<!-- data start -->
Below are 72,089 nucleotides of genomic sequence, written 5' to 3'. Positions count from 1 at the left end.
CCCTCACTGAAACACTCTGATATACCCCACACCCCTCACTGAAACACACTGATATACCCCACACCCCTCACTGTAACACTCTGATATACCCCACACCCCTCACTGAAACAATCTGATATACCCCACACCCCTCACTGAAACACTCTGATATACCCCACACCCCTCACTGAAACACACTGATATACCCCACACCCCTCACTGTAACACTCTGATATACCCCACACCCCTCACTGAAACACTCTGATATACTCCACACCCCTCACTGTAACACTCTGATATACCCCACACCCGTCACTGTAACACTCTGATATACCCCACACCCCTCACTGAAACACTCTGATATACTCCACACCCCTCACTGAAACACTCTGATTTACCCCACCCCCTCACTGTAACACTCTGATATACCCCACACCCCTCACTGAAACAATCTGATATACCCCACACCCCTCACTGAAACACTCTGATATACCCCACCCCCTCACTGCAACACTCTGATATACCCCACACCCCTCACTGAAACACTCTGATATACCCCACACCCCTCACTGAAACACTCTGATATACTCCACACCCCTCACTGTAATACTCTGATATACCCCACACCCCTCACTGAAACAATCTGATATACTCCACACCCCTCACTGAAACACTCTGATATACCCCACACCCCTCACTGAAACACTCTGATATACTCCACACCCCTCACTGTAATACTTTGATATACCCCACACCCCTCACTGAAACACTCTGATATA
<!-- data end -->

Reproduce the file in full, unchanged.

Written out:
Below are 72,089 nucleotides of genomic sequence, written 5' to 3'. Positions count from 1 at the left end.
CCCTCACTGAAACACTCTGATATACCCCACACCCCTCACTGAAACACACTGATATACCCCACACCCCTCACTGTAACACTCTGATATACCCCACACCCCTCACTGAAACAATCTGATATACCCCACACCCCTCACTGAAACACTCTGATATACCCCACACCCCTCACTGAAACACACTGATATACCCCACACCCCTCACTGTAACACTCTGATATACCCCACACCCCTCACTGAAACACTCTGATATACTCCACACCCCTCACTGTAACACTCTGATATACCCCACACCCGTCACTGTAACACTCTGATATACCCCACACCCCTCACTGAAACACTCTGATATACTCCACACCCCTCACTGAAACACTCTGATTTACCCCACCCCCTCACTGTAACACTCTGATATACCCCACACCCCTCACTGAAACAATCTGATATACCCCACACCCCTCACTGAAACACTCTGATATACCCCACCCCCTCACTGCAACACTCTGATATACCCCACACCCCTCACTGAAACACTCTGATATACCCCACACCCCTCACTGAAACACTCTGATATACTCCACACCCCTCACTGTAATACTCTGATATACCCCACACCCCTCACTGAAACAATCTGATATACTCCACACCCCTCACTGAAACACTCTGATATACCCCACACCCCTCACTGAAACACTCTGATATACTCCACACCCCTCACTGTAATACTTTGATATACCCCACACCCCTCACTGAAACACTCTGATATA